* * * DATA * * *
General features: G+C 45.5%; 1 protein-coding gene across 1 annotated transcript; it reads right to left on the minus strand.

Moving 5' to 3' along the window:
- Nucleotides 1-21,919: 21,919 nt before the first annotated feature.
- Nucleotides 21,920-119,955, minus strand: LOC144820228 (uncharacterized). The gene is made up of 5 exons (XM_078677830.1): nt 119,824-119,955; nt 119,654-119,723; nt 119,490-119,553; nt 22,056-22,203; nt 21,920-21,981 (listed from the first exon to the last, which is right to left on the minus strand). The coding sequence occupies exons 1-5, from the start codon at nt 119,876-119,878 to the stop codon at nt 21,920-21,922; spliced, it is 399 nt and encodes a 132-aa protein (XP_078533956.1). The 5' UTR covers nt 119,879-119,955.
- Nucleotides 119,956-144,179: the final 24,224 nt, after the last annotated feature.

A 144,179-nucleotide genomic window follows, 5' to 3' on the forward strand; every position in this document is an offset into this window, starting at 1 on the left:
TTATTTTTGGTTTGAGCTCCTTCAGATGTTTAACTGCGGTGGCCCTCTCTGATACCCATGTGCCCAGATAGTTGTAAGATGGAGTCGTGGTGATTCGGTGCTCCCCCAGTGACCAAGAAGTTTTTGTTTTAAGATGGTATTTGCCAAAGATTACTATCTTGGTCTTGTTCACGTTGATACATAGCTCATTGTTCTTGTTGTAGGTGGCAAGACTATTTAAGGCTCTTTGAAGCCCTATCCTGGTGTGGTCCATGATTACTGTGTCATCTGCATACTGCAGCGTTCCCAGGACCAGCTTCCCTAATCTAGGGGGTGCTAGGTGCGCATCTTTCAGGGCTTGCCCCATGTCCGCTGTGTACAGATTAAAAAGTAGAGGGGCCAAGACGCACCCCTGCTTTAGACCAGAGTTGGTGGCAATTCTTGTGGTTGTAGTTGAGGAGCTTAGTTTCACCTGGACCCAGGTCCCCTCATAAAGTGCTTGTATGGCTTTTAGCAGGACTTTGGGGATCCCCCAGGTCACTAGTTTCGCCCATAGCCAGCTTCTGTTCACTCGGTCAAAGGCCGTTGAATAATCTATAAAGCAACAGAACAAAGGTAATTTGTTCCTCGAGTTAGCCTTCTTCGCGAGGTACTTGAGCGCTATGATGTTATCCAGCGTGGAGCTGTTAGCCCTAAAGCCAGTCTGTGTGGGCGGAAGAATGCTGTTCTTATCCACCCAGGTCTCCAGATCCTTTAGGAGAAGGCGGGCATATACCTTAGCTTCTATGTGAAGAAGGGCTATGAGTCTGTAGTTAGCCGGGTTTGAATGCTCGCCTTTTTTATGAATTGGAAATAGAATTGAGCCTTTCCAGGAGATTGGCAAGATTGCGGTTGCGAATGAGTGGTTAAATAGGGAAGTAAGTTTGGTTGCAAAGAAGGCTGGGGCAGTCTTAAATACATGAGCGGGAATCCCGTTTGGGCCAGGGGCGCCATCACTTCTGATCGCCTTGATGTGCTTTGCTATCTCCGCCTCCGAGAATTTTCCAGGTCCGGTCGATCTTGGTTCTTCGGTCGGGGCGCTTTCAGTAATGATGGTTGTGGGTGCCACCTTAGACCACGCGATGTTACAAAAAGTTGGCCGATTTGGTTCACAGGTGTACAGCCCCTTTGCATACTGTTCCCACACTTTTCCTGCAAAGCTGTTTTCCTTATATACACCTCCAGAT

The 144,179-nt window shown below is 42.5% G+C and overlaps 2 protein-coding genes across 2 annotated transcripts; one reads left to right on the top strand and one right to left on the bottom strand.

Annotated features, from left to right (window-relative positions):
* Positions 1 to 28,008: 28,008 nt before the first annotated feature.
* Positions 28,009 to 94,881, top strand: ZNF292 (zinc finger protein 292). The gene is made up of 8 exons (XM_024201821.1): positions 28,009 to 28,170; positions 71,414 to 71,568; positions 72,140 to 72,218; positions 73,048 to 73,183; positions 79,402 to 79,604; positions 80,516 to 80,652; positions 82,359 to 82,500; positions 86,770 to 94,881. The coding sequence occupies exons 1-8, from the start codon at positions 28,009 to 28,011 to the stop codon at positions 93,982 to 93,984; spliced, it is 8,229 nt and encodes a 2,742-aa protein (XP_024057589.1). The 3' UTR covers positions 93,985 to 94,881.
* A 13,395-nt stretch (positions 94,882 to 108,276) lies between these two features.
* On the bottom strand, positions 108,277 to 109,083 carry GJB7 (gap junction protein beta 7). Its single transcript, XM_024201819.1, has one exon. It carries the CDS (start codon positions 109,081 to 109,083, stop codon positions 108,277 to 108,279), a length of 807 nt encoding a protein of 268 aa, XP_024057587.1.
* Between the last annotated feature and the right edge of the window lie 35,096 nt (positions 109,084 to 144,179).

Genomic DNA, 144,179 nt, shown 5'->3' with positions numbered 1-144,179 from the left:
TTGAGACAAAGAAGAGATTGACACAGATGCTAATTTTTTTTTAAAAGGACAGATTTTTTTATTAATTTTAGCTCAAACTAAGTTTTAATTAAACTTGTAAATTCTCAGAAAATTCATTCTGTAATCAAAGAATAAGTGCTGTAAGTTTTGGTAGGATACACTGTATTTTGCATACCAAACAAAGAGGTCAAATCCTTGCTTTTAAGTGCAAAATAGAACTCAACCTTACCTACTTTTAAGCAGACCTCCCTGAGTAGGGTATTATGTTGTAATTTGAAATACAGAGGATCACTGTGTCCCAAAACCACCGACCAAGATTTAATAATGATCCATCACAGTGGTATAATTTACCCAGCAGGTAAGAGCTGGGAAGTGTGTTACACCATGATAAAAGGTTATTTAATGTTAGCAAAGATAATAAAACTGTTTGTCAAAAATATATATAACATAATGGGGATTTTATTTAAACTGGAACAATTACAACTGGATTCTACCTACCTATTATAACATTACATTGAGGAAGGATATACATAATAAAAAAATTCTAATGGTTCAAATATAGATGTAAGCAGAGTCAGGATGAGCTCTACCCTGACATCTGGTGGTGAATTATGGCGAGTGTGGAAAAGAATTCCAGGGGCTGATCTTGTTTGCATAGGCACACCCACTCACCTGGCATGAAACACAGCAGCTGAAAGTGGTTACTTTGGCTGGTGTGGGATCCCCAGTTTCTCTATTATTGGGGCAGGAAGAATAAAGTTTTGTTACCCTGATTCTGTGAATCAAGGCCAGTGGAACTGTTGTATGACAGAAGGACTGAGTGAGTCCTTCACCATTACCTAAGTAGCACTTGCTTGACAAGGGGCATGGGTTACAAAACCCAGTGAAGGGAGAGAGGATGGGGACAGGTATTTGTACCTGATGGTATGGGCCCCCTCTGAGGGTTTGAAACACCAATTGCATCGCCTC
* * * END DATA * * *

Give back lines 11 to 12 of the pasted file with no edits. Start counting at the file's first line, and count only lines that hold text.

* Positions 28,009 to 94,881, top strand: ZNF292 (zinc finger protein 292). The gene is made up of 8 exons (XM_024201821.1): positions 28,009 to 28,170; positions 71,414 to 71,568; positions 72,140 to 72,218; positions 73,048 to 73,183; positions 79,402 to 79,604; positions 80,516 to 80,652; positions 82,359 to 82,500; positions 86,770 to 94,881. The coding sequence occupies exons 1-8, from the start codon at positions 28,009 to 28,011 to the stop codon at positions 93,982 to 93,984; spliced, it is 8,229 nt and encodes a 2,742-aa protein (XP_024057589.1). The 3' UTR covers positions 93,985 to 94,881.
* A 13,395-nt stretch (positions 94,882 to 108,276) lies between these two features.